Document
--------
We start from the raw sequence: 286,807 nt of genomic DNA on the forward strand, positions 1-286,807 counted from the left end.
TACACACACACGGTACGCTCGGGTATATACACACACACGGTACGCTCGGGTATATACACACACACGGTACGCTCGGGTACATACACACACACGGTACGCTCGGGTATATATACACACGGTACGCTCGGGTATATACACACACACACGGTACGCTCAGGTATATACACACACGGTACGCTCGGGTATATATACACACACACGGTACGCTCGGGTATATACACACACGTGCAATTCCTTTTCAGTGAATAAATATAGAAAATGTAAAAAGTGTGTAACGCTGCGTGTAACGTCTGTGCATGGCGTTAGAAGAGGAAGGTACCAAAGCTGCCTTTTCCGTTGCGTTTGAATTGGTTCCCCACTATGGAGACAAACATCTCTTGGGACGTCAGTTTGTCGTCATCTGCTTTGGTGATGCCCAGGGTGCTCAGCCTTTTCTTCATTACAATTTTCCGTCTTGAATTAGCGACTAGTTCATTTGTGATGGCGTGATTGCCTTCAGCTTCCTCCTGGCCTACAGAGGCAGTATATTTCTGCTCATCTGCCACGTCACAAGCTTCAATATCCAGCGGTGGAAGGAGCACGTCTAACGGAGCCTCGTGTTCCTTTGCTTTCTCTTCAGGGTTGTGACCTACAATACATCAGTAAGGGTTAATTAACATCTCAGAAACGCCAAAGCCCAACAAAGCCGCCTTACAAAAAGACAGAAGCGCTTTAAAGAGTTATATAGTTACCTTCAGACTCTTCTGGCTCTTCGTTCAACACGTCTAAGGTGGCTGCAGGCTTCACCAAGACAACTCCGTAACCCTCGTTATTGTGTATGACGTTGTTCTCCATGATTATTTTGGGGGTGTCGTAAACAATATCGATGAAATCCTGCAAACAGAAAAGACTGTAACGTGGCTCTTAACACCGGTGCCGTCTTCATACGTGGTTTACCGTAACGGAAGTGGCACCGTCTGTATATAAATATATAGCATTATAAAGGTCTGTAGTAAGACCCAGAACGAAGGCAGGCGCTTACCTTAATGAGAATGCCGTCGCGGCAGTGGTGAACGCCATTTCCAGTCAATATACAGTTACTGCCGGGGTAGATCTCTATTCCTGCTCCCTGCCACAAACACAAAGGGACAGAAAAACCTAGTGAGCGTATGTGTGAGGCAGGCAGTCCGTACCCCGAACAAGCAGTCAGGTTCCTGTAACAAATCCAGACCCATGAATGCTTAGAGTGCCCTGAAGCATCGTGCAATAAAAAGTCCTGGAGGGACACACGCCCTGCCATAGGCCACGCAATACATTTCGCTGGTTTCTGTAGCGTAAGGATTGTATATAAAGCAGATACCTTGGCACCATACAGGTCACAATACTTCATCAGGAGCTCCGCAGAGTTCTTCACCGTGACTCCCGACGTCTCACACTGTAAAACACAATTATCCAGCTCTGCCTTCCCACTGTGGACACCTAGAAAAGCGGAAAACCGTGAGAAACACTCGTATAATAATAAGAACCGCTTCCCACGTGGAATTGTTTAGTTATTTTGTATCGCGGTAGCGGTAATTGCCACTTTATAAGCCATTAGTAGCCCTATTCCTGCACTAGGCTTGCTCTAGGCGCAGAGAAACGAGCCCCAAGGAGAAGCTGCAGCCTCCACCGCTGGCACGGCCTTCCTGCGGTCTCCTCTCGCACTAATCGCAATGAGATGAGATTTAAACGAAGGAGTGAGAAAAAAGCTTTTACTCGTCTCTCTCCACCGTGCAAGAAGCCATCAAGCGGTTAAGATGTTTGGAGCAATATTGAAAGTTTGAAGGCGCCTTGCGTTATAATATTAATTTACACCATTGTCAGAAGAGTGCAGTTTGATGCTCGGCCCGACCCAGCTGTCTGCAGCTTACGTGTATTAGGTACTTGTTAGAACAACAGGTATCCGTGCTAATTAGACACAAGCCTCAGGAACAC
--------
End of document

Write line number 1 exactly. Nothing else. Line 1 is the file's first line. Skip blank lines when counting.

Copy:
We start from the raw sequence: 286,807 nt of genomic DNA on the forward strand, positions 1-286,807 counted from the left end.